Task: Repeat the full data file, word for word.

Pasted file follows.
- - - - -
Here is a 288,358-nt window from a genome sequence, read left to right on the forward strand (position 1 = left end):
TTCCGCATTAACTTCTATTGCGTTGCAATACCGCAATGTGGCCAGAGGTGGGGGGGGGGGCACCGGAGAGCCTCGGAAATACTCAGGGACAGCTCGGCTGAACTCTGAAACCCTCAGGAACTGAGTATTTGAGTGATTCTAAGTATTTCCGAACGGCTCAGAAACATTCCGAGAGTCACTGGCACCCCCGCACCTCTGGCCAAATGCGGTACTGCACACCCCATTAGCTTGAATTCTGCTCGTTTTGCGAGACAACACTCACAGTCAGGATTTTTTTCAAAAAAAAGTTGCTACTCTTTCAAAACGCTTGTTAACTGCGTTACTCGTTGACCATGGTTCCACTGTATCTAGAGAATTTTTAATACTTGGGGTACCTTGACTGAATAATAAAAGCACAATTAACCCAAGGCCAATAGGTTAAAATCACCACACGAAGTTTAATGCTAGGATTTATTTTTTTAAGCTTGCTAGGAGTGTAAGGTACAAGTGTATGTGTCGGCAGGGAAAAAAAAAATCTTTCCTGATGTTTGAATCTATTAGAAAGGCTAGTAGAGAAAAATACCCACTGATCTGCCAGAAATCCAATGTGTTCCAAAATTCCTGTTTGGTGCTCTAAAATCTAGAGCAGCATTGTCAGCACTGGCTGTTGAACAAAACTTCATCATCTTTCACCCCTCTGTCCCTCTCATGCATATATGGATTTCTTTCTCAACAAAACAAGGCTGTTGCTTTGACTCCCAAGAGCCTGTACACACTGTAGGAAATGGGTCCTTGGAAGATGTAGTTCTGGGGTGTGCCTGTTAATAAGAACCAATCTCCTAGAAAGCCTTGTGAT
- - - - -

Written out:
Here is a 288,358-nt window from a genome sequence, read left to right on the forward strand (position 1 = left end):
TTCCGCATTAACTTCTATTGCGTTGCAATACCGCAATGTGGCCAGAGGTGGGGGGGGGGGCACCGGAGAGCCTCGGAAATACTCAGGGACAGCTCGGCTGAACTCTGAAACCCTCAGGAACTGAGTATTTGAGTGATTCTAAGTATTTCCGAACGGCTCAGAAACATTCCGAGAGTCACTGGCACCCCCGCACCTCTGGCCAAATGCGGTACTGCACACCCCATTAGCTTGAATTCTGCTCGTTTTGCGAGACAACACTCACAGTCAGGATTTTTTTCAAAAAAAAGTTGCTACTCTTTCAAAACGCTTGTTAACTGCGTTACTCGTTGACCATGGTTCCACTGTATCTAGAGAATTTTTAATACTTGGGGTACCTTGACTGAATAATAAAAGCACAATTAACCCAAGGCCAATAGGTTAAAATCACCACACGAAGTTTAATGCTAGGATTTATTTTTTTAAGCTTGCTAGGAGTGTAAGGTACAAGTGTATGTGTCGGCAGGGAAAAAAAAAATCTTTCCTGATGTTTGAATCTATTAGAAAGGCTAGTAGAGAAAAATACCCACTGATCTGCCAGAAATCCAATGTGTTCCAAAATTCCTGTTTGGTGCTCTAAAATCTAGAGCAGCATTGTCAGCACTGGCTGTTGAACAAAACTTCATCATCTTTCACCCCTCTGTCCCTCTCATGCATATATGGATTTCTTTCTCAACAAAACAAGGCTGTTGCTTTGACTCCCAAGAGCCTGTACACACTGTAGGAAATGGGTCCTTGGAAGATGTAGTTCTGGGGTGTGCCTGTTAATAAGAACCAATCTCCTAGAAAGCCTTGTGAT